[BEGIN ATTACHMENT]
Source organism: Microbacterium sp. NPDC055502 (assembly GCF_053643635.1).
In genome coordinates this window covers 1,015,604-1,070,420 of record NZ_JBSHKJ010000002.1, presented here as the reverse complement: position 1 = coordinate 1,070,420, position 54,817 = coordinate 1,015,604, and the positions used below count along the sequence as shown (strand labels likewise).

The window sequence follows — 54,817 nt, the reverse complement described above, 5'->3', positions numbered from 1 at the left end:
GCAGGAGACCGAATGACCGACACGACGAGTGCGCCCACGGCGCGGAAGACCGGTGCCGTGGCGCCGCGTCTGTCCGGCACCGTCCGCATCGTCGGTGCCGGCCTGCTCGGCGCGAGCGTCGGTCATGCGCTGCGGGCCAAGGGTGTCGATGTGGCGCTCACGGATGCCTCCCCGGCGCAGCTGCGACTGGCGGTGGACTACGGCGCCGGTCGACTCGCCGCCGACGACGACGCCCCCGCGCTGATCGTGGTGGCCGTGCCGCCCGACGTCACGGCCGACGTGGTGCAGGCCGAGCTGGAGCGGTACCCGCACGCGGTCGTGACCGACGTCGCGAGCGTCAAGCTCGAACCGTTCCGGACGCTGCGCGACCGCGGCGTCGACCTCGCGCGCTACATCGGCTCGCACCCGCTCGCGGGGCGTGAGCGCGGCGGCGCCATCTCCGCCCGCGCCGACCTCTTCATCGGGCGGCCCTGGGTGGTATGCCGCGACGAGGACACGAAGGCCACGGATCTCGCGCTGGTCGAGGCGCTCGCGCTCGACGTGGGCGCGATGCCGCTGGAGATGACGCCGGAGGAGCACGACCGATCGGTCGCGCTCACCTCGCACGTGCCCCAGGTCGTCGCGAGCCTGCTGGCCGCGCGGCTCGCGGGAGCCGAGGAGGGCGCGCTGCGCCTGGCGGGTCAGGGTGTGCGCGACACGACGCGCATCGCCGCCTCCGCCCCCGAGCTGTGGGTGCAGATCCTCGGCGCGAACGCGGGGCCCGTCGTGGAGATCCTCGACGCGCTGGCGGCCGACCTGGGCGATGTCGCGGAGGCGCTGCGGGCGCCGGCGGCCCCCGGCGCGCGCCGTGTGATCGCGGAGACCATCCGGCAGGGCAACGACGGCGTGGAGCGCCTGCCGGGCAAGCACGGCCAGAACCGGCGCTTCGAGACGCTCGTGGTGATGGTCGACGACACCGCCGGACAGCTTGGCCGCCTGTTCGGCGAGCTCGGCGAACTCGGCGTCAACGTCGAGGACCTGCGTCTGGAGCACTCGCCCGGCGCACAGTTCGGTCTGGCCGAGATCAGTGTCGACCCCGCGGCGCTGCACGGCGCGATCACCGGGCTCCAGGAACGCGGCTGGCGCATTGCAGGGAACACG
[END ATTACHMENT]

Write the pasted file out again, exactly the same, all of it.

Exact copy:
Source organism: Microbacterium sp. NPDC055502 (assembly GCF_053643635.1).
In genome coordinates this window covers 1,015,604-1,070,420 of record NZ_JBSHKJ010000002.1, presented here as the reverse complement: position 1 = coordinate 1,070,420, position 54,817 = coordinate 1,015,604, and the positions used below count along the sequence as shown (strand labels likewise).

The window sequence follows — 54,817 nt, the reverse complement described above, 5'->3', positions numbered from 1 at the left end:
GCAGGAGACCGAATGACCGACACGACGAGTGCGCCCACGGCGCGGAAGACCGGTGCCGTGGCGCCGCGTCTGTCCGGCACCGTCCGCATCGTCGGTGCCGGCCTGCTCGGCGCGAGCGTCGGTCATGCGCTGCGGGCCAAGGGTGTCGATGTGGCGCTCACGGATGCCTCCCCGGCGCAGCTGCGACTGGCGGTGGACTACGGCGCCGGTCGACTCGCCGCCGACGACGACGCCCCCGCGCTGATCGTGGTGGCCGTGCCGCCCGACGTCACGGCCGACGTGGTGCAGGCCGAGCTGGAGCGGTACCCGCACGCGGTCGTGACCGACGTCGCGAGCGTCAAGCTCGAACCGTTCCGGACGCTGCGCGACCGCGGCGTCGACCTCGCGCGCTACATCGGCTCGCACCCGCTCGCGGGGCGTGAGCGCGGCGGCGCCATCTCCGCCCGCGCCGACCTCTTCATCGGGCGGCCCTGGGTGGTATGCCGCGACGAGGACACGAAGGCCACGGATCTCGCGCTGGTCGAGGCGCTCGCGCTCGACGTGGGCGCGATGCCGCTGGAGATGACGCCGGAGGAGCACGACCGATCGGTCGCGCTCACCTCGCACGTGCCCCAGGTCGTCGCGAGCCTGCTGGCCGCGCGGCTCGCGGGAGCCGAGGAGGGCGCGCTGCGCCTGGCGGGTCAGGGTGTGCGCGACACGACGCGCATCGCCGCCTCCGCCCCCGAGCTGTGGGTGCAGATCCTCGGCGCGAACGCGGGGCCCGTCGTGGAGATCCTCGACGCGCTGGCGGCCGACCTGGGCGATGTCGCGGAGGCGCTGCGGGCGCCGGCGGCCCCCGGCGCGCGCCGTGTGATCGCGGAGACCATCCGGCAGGGCAACGACGGCGTGGAGCGCCTGCCGGGCAAGCACGGCCAGAACCGGCGCTTCGAGACGCTCGTGGTGATGGTCGACGACACCGCCGGACAGCTTGGCCGCCTGTTCGGCGAGCTCGGCGAACTCGGCGTCAACGTCGAGGACCTGCGTCTGGAGCACTCGCCCGGCGCACAGTTCGGTCTGGCCGAGATCAGTGTCGACCCCGCGGCGCTGCACGGCGCGATCACCGGGCTCCAGGAACGCGGCTGGCGCATTGCAGGGAACACG